Of course, this discussion raises the issue of why New Orleans was hit and not somewhere else. We must affirm that New Orleans (and Biloxi and Gulfport, etc.) were hit as the result of God's sovereign providence and choice. While many would point to the wickedness of the city of New Orleans (more on that in terms of temporal judgment in a future installment), our Lord has some interesting and sobering words for those who would point to that dynamic apart from other purposes that God may have in mind: "There were present at that season some who told Him about the Galileans whose blood Pilate had mingled with their sacrifices. And Jesus answered and said to them, 'Do you suppose that these Galileans were worse sinners than all other Galileans, because they suffered such things? I tell you, no; but unless you repent you will all likewise perish. Or those eighteen on whom the tower in Siloam fell and killed them, do you think that they were worse sinners than all other men who dwelt in Jerusalem? I tell you, no; but unless you repent you will all likewise perish (Lk. 13:1-4).'"
The point is that while New Orleans is indeed a wicked city, all cities are wicked and exalt themselves in one way or another against God. Whatever the Lord has in mind is largely unrevealed. Yet, He certainly could have chosen New York, San Francisco, or Pleasant Grove, depending upon what the full extent of His purpose is in this tragedy.
Further, surely we see a measure of God's common grace on display in God's sovereign choosing of New Orleans. While the destruction is pervasive, the city has not been destroyed beyond repair. While some speak of abandoning the site, others have now resolved to rebuild New Orleans for the glory of the grand old city. God could have completely destroyed that resolve and everyone in the place for that matter, but He did not. He graciously withheld the full force of His wrath. God in His sovereignty and grace spared the city to live again another day.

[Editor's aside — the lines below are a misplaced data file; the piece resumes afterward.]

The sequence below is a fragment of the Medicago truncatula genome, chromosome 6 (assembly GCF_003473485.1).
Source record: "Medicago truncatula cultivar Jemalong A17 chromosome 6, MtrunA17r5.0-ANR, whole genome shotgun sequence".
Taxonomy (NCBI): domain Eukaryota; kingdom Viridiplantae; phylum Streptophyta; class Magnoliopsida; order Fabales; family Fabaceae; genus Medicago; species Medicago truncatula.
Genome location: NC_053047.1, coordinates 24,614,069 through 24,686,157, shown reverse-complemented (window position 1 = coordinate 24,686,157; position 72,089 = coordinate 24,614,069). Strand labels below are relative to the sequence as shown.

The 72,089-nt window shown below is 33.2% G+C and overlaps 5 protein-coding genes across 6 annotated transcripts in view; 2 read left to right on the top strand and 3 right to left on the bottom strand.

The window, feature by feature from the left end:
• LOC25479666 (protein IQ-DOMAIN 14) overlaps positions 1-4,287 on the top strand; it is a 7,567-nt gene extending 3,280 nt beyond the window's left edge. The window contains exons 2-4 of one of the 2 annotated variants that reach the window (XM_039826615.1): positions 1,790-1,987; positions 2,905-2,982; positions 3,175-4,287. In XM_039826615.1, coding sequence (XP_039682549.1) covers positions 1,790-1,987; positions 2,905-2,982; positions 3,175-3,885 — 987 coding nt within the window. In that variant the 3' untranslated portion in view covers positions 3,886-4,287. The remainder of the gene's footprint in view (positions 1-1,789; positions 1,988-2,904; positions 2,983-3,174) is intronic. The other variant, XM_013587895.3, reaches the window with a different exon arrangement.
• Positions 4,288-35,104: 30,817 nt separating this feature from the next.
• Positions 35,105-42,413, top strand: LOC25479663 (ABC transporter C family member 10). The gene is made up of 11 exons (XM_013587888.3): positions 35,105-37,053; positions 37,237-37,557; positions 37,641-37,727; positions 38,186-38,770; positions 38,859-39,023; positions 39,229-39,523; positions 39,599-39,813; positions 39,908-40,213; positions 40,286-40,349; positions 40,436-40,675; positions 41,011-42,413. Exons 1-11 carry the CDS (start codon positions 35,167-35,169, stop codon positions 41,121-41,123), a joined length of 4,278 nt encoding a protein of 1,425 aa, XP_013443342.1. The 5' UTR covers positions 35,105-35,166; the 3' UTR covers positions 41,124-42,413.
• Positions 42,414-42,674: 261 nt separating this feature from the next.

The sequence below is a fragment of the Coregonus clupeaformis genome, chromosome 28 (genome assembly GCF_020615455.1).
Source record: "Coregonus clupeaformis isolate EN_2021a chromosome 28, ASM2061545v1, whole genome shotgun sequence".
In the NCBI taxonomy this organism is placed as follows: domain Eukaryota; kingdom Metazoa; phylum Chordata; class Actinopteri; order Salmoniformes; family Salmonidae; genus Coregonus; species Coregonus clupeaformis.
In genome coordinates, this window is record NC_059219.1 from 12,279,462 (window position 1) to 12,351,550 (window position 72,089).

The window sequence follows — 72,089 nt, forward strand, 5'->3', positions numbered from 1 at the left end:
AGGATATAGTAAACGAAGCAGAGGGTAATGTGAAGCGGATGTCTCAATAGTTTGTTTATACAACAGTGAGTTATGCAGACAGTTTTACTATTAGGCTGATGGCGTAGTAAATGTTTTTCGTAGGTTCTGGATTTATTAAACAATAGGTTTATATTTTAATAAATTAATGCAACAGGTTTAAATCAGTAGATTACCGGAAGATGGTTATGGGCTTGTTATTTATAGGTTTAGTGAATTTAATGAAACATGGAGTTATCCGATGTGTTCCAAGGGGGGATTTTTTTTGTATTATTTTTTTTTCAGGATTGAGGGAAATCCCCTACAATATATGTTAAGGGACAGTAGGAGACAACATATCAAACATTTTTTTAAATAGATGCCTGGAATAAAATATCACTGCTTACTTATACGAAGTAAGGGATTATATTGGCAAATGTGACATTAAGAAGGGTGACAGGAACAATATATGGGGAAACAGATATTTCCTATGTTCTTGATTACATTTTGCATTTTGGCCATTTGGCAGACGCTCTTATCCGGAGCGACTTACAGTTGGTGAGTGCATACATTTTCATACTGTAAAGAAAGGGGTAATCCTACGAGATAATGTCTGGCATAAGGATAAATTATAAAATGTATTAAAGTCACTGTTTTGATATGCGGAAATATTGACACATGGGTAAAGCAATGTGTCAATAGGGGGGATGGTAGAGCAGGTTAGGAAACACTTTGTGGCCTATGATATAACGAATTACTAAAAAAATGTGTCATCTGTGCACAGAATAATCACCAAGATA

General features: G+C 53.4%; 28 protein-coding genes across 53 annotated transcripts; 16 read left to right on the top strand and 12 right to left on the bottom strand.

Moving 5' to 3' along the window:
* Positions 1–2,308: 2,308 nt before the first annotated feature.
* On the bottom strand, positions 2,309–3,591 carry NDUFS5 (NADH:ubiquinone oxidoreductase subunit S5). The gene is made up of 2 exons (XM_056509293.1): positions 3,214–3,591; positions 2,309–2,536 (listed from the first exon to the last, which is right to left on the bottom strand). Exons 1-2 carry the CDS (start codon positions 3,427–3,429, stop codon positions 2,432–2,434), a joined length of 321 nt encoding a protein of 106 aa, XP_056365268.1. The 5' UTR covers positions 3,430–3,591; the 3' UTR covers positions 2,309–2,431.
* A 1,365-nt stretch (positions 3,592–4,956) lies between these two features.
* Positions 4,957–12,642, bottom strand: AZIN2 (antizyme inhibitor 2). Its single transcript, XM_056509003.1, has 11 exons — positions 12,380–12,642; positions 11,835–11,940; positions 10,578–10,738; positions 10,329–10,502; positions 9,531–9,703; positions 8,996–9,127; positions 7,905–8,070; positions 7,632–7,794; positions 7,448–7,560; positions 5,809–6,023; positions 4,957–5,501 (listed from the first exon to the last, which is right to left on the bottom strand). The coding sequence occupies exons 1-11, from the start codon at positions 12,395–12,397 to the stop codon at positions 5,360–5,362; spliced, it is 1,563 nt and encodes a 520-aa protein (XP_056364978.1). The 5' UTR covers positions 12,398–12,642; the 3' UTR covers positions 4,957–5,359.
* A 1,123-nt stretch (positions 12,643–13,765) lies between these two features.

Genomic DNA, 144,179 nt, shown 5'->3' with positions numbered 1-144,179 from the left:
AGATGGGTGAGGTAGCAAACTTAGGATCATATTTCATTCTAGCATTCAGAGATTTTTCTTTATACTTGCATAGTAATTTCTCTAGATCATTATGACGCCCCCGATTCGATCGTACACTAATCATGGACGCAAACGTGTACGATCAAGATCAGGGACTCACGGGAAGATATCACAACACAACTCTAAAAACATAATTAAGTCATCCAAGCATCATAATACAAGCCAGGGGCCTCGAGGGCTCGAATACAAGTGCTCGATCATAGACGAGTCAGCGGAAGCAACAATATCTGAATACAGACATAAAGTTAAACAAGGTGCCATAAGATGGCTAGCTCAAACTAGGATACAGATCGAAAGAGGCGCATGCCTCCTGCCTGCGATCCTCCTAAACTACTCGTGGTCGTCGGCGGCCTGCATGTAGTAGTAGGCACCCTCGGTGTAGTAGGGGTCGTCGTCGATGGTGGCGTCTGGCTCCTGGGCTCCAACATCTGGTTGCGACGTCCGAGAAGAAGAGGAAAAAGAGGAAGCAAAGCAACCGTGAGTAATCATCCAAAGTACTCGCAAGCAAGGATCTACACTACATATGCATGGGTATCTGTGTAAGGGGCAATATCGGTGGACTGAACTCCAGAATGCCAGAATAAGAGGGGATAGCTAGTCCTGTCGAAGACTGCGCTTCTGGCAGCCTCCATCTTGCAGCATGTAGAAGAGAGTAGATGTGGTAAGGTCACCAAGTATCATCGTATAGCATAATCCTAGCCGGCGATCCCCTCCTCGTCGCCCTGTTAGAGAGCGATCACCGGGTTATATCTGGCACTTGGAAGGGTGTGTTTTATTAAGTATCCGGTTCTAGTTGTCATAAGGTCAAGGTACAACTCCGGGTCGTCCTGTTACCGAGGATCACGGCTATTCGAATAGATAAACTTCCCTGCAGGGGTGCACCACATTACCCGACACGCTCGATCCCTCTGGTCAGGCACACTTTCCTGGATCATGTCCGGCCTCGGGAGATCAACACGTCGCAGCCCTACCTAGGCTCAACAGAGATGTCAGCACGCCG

Looters and rapists in New Orleans certainly give us a glimpse into the heart of man apart from Christ. If ever a doctrine was clearly on display, it is the doctrine of man's total depravity. Of course, total depravity does not mean that human beings are as sinful as they can be. It simply means that every aspect of the individual has been affected by sin including his thoughts, desires, words, actions, etc. We must of course then affirm that the only reason man is not as sinful as he can be is the common and restraining grace of God. God's grace is on display in that not all of New Orleans' lost population resorted to raping, looting, or shooting. God is sovereign in terms of how much restraining grace He dispenses to each individual. This truth does not negate the responsibility and free moral agency (free choice) of man. It simply affirms the truth that left to himself, man would be much worse than he is. God in His sovereignty and grace restrains evil men from being abandoned to their own evil desires.
Of course, the real question is not, "Why was New Orleans hit with such a devastating storm." The real question is, "Why are not more storms hitting more places with more frequency and ferocity in light of the sinful condition of human beings?" "Why were New York, San Francisco, and Pleasant Grove spared?" They were spared because of God's sovereign grace. God did not spare Sodom and Gomorrah. In fact, God did not spare the world in the days of Noah. Yet, God is His sovereignty and grace has spared us though we don't deserve such.
Moreover, just how gracious is a God who would put His glory on display for a predominantly lost world to enjoy? Being from South Carolina, I or even many who don't know Christ could be at any number of beaches on the East Coast in a matter of hours, soak up the sunshine, and see the beauty of God's creative handiwork without the fear of a hurricane. Why does God allow that? Why does God bring calamity to New Orleans and leave Myrtle Beach alone for now? The answer, of course, is sovereign grace. God in His sovereignty and grace gave many people a day at the beach, even today. When thousands of beach combers and sun bathers should have been gathered with the people of God on this Lord's day (yesterday) for the express purpose of worshipping God, He allowed them to enjoy the beach with no consequence. God in His sovereignty and grace has given them another day of life, and perhaps, another day at the beach.
May those of us who were spared Katrina's (God's) wrath cry out to the Lord for His mercy on the hurricane victims. But, not before we cry out in thanksgiving to God for sparing our lives one more day that we might find our refuge in Him and nothing else.
[Part Two Tomorrow]